Another Wavelength: Liliana Ruiz Diaz

    Date Posted: 
    Thursday, February 19, 2015

    The subject of this month's Another Wavelength student feature is first-year Ph.D. student Liliana Ruiz Diaz, who comes from Tamaulipas, Mexico, and works with professor Robert A. Norwood.

    Another Wavelength banner with portrait of Liliana Ruiz Diaz

    What brought you to optics?

    I was introduced to the optical research group of my former school during my first week of college (this was also my first week as a student in the U.S.). I got involved in several projects related to optics and nanophotonics. Later on, I did my M.S. thesis on the optical characterization of 3-D photonic crystals, including experimental measurements and diffraction simulations. I decided to continue my career in the field of optical sciences because I wanted to keep focused in creating practical technology.

    Liliana Ruiz Diaz standing by entrance to Fred A. Hopf Reading RoomWho would you call your science hero?

    Undoubtedly, Sir Isaac Newton is one of my favorite scientists. I admire him due to the fact that he essentially changed the way humans see science. I could go ahead and enumerate his contributions to both physics and mathematics but I wouldn’t have enough space to finish. Nonetheless, his postulates on universal gravitation and optics are the most fascinating to me.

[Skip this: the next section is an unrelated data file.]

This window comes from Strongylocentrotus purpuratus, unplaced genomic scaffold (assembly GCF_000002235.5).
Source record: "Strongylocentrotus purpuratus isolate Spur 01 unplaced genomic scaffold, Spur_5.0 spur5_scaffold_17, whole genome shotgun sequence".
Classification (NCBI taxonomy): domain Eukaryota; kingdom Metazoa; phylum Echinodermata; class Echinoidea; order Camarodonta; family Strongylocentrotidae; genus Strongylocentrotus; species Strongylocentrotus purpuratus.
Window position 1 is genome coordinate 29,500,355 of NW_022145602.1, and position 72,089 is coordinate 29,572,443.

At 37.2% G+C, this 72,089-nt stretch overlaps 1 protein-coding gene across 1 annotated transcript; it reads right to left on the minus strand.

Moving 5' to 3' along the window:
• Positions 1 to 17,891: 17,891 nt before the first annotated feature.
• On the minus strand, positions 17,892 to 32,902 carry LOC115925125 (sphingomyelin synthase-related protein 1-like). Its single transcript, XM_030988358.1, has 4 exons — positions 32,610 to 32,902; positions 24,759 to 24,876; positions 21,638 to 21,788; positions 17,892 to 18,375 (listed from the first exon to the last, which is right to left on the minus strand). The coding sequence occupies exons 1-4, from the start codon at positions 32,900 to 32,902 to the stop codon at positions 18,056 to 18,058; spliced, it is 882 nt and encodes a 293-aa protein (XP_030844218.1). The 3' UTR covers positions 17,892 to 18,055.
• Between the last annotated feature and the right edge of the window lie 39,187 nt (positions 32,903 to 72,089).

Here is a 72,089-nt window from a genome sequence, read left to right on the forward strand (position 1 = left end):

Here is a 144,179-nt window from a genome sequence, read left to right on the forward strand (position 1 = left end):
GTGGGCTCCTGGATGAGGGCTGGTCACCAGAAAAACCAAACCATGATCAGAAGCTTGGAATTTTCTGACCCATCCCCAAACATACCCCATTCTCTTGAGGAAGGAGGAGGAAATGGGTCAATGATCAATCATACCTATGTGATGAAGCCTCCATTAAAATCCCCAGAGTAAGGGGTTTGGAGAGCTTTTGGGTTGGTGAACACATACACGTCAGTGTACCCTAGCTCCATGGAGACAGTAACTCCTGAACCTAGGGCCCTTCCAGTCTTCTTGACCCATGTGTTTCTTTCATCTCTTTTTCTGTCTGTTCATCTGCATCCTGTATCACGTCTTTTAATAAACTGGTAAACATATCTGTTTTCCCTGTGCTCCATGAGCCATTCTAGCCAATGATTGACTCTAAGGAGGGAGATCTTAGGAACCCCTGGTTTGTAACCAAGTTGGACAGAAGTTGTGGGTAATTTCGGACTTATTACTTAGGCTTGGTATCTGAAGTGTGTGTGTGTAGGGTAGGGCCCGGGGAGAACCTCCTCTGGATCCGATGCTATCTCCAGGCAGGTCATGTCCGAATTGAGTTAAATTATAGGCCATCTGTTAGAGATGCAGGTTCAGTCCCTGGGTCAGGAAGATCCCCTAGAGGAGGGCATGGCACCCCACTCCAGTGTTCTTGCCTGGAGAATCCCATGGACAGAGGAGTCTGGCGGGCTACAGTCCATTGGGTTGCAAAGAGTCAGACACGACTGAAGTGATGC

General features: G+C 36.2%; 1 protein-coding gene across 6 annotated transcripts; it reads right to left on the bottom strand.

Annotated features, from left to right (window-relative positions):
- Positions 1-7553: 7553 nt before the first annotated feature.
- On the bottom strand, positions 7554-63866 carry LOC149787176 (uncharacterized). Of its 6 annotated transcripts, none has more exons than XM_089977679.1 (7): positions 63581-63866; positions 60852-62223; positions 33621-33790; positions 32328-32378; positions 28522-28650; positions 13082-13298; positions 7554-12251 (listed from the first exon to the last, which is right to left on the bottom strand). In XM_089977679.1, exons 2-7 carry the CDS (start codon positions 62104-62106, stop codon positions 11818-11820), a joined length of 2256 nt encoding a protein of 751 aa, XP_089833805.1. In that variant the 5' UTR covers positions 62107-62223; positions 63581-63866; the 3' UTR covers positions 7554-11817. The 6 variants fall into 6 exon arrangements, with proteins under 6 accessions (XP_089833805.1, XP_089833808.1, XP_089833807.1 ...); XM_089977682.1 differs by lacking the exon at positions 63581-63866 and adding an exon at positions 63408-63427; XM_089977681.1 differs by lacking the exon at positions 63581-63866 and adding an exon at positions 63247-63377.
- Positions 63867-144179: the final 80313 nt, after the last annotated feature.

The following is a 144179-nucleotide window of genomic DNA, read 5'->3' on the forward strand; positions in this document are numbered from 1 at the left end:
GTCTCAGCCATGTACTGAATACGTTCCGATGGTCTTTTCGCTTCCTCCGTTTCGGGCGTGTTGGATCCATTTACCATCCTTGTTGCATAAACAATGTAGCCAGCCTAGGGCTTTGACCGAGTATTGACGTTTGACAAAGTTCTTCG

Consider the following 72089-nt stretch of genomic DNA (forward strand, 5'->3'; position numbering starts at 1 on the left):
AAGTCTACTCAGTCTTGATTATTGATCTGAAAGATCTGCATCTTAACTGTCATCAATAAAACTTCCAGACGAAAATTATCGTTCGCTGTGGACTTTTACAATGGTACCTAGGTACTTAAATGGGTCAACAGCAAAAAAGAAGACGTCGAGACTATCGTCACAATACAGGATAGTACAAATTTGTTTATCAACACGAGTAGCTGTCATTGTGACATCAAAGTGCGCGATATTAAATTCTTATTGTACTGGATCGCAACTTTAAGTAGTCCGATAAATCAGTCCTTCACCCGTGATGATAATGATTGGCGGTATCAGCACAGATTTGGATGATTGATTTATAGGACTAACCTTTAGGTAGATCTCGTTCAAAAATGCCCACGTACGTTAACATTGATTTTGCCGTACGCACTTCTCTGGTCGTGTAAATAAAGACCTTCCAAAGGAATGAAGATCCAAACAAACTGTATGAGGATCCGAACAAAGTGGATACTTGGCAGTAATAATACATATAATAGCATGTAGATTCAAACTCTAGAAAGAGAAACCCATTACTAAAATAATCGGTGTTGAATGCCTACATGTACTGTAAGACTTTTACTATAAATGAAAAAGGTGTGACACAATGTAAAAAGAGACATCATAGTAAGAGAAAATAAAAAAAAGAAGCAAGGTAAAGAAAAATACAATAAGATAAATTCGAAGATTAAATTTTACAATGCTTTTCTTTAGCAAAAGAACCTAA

Describe your research in 20 words or fewer.

    Characterization of the optical components of a hybrid solar energy conversion system.

    Describe your research in 200 words or fewer.

    In this project, funded by the Department of Energy through Sharp Laboratories of America, I am working on the characterization of the optical components of a solar energy conversion system. The system captures solar energy as electricity, using photovoltaic elements, and also as heat, using solar concentrators. The idea behind this type of hybrid system is to use the full spectrum of the sun, including visible and infrared radiation. In the lab, we are looking for ways to optimize the captured energy while reducing costs of construction. Currently, we are testing individual parts of the design and our next step is to create a real-scale prototype which will include a segment of the full 8-meter parabolic trough mirror.

    Research equipment

    Name three neat facts about you.

    1. I have a blue belt in tae kwon do.
    2. In the last two years I have run 405 miles, which is equivalent to the distance between Tucson and San Diego.
    3. I studied physics in Texas right after graduating high school in Mexico, so I essentially learned English, physics and history of United States all at the same time.